The developer could also make it easy for a user to fetch only employees in a certain department, or who have a certain job title, or who have any characteristics, as in finding all staffers with the first name Alice.

This example is just a scratch on the surface of what can be done with Drupal. It's so powerful it can be used not only for building websites but for programming web applications.

As you might imagine, all this power means it's harder to build a Drupal site. Unless you stick to the basics, you'll need to hire experts. But those experts will be able to give you exactly what you want — which can include making a Drupal site as good-looking and easy to use as a Wordpress site.

So if your planned site will stay small to medium-sized, Wordpress could very well be a better choice. But for bigger, more complicated sites, Drupal is more likely the way to go.


This one is a shorter story. Drupal sites are inherently faster, although as in many such cases a lot depends on how an individual site is built and configured. In general, though, the software architecture of Drupal is more efficient, and so better able to deliver lots of content to lots of users, quickly, while the convenience of Wordpress comes with extra overhead.

Again, this may not matter much for small to medium sites with moderate traffic levels. But for bigger, busier sites, the penalty for slower speed gets more serious: frustrated users abandon the site and search engines give it lower SEO scores.

Again, the trade-off is a question of priorities.


A Wordpress site's security can be all you need it to be — if, as with any CMS site, it's on a secure hosting platform and is kept updated. As I mentioned earlier, updating Wordpress can be a breeze: one click and it's done. Drupal, on the other hand, can require an experienced developer running a more complex update process.

But if there's a lot at stake if your site gets hacked, and/or you have reason to believe you're an especially attractive target, you might well want to go with Drupal. For one thing, the popularity of Wordpress means more hackers like to attack Wordpress sites — this is one of the reasons Windows gets attacked so much more often than Mac OS does.

Furthermore, because of Drupal's enterprise orientation, its developers take security very, very seriously. As a result, Drupal is built from the ground up to be as close to bullet-proof as possible, and even to protect itself from sloppy practices by any less-than-stellar Drupal site-builders.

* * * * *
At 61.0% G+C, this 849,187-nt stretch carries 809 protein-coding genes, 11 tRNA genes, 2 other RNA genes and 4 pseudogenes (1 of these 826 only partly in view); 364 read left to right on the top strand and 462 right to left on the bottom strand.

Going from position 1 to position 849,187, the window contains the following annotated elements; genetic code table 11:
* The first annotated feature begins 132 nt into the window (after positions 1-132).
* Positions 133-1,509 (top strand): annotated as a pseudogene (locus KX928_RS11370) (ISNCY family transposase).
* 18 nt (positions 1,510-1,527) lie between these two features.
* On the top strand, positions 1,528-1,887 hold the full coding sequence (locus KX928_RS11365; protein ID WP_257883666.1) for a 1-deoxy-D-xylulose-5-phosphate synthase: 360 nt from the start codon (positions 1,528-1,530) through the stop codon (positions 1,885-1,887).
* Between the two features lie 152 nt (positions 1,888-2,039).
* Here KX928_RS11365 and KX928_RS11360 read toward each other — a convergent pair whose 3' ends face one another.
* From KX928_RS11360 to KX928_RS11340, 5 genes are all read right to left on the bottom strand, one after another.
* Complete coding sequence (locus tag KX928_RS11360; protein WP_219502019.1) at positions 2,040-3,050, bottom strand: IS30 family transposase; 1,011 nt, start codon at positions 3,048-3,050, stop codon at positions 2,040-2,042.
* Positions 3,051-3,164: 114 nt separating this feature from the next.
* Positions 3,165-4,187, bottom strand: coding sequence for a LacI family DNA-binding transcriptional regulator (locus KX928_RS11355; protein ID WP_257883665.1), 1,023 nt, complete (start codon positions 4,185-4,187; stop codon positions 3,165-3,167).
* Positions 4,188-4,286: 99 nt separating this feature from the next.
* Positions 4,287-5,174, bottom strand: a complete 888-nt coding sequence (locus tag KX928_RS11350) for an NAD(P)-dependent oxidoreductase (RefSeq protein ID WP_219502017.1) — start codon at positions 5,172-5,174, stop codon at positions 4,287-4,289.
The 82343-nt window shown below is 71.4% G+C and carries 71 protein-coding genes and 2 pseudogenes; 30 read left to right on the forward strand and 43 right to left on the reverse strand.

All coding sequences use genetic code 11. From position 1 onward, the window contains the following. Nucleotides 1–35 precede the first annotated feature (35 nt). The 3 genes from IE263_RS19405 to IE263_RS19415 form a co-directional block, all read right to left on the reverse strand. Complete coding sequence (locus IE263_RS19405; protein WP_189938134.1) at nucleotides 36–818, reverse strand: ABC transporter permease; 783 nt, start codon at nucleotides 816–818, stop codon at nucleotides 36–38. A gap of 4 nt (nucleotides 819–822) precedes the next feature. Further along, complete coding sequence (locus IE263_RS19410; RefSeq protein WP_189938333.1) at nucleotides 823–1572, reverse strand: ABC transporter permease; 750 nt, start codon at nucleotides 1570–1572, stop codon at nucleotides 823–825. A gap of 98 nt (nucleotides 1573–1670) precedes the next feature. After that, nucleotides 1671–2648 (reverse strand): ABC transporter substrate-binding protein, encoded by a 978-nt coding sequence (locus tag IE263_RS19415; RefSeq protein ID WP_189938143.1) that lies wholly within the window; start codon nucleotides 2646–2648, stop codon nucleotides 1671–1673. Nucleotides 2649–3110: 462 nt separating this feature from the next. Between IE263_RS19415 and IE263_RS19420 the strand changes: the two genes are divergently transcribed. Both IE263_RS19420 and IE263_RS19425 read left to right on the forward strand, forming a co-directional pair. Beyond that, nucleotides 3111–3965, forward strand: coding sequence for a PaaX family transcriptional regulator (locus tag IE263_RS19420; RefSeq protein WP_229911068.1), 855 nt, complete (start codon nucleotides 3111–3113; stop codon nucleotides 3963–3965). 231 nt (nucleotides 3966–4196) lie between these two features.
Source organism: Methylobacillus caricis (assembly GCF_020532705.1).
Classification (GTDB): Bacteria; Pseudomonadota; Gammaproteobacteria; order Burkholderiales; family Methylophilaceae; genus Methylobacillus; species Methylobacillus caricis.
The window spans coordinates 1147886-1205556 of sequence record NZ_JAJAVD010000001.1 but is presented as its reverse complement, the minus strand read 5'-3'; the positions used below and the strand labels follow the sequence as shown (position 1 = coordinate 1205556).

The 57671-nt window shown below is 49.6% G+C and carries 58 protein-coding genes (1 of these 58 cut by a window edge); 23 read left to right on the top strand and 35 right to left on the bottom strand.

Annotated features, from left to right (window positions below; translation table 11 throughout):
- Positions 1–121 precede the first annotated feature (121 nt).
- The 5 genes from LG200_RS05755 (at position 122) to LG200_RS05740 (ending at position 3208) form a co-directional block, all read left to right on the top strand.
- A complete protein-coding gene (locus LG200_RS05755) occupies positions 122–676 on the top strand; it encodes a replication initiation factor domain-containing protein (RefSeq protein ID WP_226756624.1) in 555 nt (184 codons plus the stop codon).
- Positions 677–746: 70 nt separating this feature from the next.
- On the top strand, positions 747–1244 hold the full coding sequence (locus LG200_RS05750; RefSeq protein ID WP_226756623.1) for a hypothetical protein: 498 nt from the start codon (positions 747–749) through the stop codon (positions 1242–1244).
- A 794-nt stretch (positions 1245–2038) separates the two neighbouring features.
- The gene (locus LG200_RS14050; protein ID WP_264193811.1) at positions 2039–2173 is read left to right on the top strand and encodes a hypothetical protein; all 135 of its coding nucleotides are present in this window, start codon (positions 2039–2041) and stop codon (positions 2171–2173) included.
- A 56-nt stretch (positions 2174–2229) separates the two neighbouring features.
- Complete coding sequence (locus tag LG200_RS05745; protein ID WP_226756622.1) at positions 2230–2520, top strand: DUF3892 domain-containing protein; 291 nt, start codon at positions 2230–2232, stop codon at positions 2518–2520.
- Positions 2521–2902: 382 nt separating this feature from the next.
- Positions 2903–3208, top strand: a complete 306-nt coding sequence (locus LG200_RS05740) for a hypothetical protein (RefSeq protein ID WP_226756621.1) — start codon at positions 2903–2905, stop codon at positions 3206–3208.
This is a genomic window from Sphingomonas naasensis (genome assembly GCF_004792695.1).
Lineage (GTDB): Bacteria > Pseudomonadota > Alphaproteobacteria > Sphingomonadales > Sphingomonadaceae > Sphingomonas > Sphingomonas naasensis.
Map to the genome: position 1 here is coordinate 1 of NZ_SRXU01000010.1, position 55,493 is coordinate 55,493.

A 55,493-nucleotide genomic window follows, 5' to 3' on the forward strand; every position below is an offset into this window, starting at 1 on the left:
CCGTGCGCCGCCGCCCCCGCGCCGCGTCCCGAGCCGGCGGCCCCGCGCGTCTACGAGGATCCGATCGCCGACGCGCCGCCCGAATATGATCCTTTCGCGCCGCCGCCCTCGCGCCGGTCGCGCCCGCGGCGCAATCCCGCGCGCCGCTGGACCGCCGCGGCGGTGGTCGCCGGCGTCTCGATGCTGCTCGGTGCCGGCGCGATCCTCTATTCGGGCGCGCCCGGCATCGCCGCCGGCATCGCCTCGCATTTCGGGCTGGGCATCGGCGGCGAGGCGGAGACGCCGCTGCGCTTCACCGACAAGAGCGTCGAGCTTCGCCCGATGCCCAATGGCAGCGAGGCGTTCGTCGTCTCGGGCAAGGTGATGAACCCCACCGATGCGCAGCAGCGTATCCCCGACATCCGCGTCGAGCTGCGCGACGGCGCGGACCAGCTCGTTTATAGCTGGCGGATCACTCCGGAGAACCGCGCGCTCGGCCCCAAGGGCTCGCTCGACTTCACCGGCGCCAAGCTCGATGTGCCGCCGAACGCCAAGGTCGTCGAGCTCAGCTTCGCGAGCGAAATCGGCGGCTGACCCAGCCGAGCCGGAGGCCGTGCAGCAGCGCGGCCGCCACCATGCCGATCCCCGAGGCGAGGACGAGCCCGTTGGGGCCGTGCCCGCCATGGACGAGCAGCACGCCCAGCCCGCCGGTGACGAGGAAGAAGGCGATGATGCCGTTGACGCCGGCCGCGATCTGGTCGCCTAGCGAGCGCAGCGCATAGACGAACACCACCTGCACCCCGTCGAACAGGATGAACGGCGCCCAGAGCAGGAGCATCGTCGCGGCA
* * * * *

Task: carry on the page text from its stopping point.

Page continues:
To Sum Up

Boots Road Group builds both Drupal and Wordpress sites and we're more than happy use either one — if it's the right choice for the client.

PS: An Important Note on Hosting & Site Maintenance

For all but the biggest websites, hosting used to be a commodity — there were lots of good choices, they were cheap, and at least with a small site, you might be able to get away with a "set it and forget it approach:" launch your site and just let it sit there.

But a couple of factors have made hosting and site management far more important. One is the move towards CMS-based websites. That's because a CMS stores content in a database and runs a lot of complicated code, both of which make it more vulnerable to attack.

The second factor is the rise of a global, professionalized hacking industry, often backed by organized crime or governments — or both where those things are basically the same. These aren't just kids playing pranks. Bear in mind, too, that it doesn't matter if your site contains no valuable information; hackers may want to just take it over behind the scenes and use it to store illicit information or exploit your webserver to attack other sites.

So whether your site runs on Wordpress, Drupal, or something else, the hosting and the site itself need to be managed by someone who knows what they're doing. If you're at the low end of the budget range, it might be a smart choice to use a hosted CMS like Squarespace, Wix, or the hosted version of Wordpress at Wordpress.com. Their pros will take care of security and other issues for you. As you move higher up the range, you should budget for managed web hosting and site maintenance as part of the ongoing cost of having a website.